The Telegraph
Since 1st March, 1999
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War Briefs

Soldier reunites with kin

Frankfurt, April 7: Private first class Jessica D. Lynch was reunited with her family at a military hospital in Germany on Sunday as doctors said she might have been shot during her captivity.

The report contradicted a previous announcement by the commander of the hospital that she had not been shot.

Orthopaedic surgeons who examined fractures in Lynch’s upper right arm and lower left leg now say there is a possibility that they were caused by a “low-velocity, small-caliber weapon”. The evidence of gunshot wounds had not been detected earlier because doctors were focused on a spinal injury.

Lynch underwent five hours of surgery on her spine on Thursday, a day after she was flown here from Iraq. On Friday, surgeons turned their attention to her broken bones, which also include her right foot and ankle. Hours earlier, the commander, Col. David A. Rubenstein, had said medical evidence did “not suggest that any of her wounds were caused by either gunshots or stabbing injuries”.

‘Decent’ prison

Washington (Reuters): US freelance photographer Molly Bingham said on Monday she was treated well by Iraqi authorities who arrested her at her Baghdad hotel and held her in prison for more than a week. Bingham, along with two Newsday journalists, said she was taken by seven Iraqi troops from her hotel late at night. The three were blindfolded and led to a Baghdad prison where she was questioned. “I’ve paid for worse hotel rooms in Africa,” Bingham said of her cell on NBC’s Today show. “It was decent, it was a clean cell. I slept on a cement floor with two wool blankets, I was given three meals a day and had access to a bathroom. I will say that I was treated humanely, I think we all were, we weren’t physically abused in any way,” she added. Bingham, who turned up safely in Jordan last week, said she and her fellow reporters heard other prisoners being beaten.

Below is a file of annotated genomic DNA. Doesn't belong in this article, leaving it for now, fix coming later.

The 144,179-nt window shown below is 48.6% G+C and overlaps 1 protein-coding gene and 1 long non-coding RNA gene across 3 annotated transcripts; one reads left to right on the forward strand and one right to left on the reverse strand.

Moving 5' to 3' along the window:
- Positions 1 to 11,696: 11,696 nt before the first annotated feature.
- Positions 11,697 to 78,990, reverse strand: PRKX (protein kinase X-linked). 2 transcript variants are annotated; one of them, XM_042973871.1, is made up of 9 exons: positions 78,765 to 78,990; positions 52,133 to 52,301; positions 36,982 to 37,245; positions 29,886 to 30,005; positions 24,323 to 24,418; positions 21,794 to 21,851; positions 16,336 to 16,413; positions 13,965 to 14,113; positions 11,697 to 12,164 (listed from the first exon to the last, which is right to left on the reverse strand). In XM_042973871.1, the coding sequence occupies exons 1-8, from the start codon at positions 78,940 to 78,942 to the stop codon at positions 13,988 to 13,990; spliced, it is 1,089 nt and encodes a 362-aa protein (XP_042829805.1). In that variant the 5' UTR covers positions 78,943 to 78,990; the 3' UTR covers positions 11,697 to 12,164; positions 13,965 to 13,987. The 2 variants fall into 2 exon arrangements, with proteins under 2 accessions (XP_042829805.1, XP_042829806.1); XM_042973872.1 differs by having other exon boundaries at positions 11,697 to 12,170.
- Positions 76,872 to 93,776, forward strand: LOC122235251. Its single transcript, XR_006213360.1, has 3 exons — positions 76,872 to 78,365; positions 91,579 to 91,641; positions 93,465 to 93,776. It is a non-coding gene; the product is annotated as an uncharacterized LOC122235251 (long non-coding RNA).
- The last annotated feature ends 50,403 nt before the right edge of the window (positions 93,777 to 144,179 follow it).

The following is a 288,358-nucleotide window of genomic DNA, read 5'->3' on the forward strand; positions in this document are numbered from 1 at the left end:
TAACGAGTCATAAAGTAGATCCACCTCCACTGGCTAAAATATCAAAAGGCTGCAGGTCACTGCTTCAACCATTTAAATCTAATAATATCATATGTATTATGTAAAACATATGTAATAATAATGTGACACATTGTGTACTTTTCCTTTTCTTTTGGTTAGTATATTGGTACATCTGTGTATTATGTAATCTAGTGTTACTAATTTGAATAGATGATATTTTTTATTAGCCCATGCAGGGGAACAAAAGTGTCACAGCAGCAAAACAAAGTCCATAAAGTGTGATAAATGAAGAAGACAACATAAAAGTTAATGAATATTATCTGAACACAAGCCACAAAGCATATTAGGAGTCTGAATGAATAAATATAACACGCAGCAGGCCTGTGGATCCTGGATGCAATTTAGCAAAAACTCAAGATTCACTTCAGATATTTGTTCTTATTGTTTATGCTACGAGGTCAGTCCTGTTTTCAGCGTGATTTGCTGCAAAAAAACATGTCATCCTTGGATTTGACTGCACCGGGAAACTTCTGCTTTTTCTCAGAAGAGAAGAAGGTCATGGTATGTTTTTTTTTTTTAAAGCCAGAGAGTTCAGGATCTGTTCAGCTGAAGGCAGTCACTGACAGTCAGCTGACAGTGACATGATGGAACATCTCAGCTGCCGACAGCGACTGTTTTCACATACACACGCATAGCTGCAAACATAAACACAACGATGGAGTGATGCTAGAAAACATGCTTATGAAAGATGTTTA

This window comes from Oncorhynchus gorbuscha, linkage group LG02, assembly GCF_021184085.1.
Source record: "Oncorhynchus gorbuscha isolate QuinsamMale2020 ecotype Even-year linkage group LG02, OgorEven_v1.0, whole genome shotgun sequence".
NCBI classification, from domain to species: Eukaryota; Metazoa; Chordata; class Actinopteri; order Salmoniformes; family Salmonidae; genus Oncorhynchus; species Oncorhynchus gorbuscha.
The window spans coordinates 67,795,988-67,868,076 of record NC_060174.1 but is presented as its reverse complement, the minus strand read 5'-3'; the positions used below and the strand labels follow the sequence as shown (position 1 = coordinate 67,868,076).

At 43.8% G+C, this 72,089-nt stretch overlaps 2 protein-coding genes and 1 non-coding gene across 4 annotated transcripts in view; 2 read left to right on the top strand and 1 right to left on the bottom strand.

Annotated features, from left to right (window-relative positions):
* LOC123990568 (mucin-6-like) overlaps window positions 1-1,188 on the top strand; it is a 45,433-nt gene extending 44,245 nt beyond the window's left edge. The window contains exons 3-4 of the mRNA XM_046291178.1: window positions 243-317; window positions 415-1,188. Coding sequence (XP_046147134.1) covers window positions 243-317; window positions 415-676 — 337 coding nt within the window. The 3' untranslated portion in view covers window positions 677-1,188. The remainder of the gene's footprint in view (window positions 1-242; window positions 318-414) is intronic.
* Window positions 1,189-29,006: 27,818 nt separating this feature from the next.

Iran protest

Qom (Iran), (Reuters): About 3,000 Iranian clerics and theological students burned US and British flags on Monday in the holy city of Qom to protest the presence of Western forces close to Shia Muslim shrines in southern Iraq. Another group of around 70 clerics and students also protested outside the British embassy in Tehran, which has become the focal point for anti-war protests in Iran. The protests were peaceful, unlike one outside the British embassy 10 days ago when several windows in a building inside the compound were smashed by stones hurled by protesters.

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